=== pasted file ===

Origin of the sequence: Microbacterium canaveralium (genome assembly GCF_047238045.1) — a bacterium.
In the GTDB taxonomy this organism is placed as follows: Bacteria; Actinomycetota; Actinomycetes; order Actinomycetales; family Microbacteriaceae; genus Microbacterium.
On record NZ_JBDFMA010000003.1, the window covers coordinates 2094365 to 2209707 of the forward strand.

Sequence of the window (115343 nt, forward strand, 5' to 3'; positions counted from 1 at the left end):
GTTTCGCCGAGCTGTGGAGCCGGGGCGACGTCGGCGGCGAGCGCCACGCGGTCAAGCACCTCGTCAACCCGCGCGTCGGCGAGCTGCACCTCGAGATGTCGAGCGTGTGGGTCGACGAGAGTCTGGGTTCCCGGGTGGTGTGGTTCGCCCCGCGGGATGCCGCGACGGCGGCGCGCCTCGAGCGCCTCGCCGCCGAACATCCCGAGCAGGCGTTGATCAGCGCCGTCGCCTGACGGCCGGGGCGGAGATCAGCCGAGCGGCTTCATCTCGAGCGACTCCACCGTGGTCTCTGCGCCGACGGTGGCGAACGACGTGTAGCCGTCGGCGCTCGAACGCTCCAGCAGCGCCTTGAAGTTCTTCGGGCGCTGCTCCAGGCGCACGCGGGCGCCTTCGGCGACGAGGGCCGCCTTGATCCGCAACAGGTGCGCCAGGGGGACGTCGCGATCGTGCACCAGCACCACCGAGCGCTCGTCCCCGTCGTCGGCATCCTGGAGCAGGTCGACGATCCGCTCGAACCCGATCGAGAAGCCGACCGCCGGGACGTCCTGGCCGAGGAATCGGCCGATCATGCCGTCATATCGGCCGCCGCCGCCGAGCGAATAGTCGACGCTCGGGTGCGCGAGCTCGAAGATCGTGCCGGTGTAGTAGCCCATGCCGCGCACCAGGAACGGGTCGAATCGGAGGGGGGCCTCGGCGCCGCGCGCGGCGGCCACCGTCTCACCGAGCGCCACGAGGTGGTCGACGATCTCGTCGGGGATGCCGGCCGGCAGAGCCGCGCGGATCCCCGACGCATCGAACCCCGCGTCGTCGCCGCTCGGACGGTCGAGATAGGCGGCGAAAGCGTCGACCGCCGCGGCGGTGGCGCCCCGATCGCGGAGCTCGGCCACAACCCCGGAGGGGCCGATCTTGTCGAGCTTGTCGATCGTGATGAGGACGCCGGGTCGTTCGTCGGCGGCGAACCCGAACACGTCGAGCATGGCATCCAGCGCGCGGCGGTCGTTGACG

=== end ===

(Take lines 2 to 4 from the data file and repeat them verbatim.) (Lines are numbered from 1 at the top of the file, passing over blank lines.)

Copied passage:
In the GTDB taxonomy this organism is placed as follows: Bacteria; Actinomycetota; Actinomycetes; order Actinomycetales; family Microbacteriaceae; genus Microbacterium.
On record NZ_JBDFMA010000003.1, the window covers coordinates 2094365 to 2209707 of the forward strand.

Sequence of the window (115343 nt, forward strand, 5' to 3'; positions counted from 1 at the left end):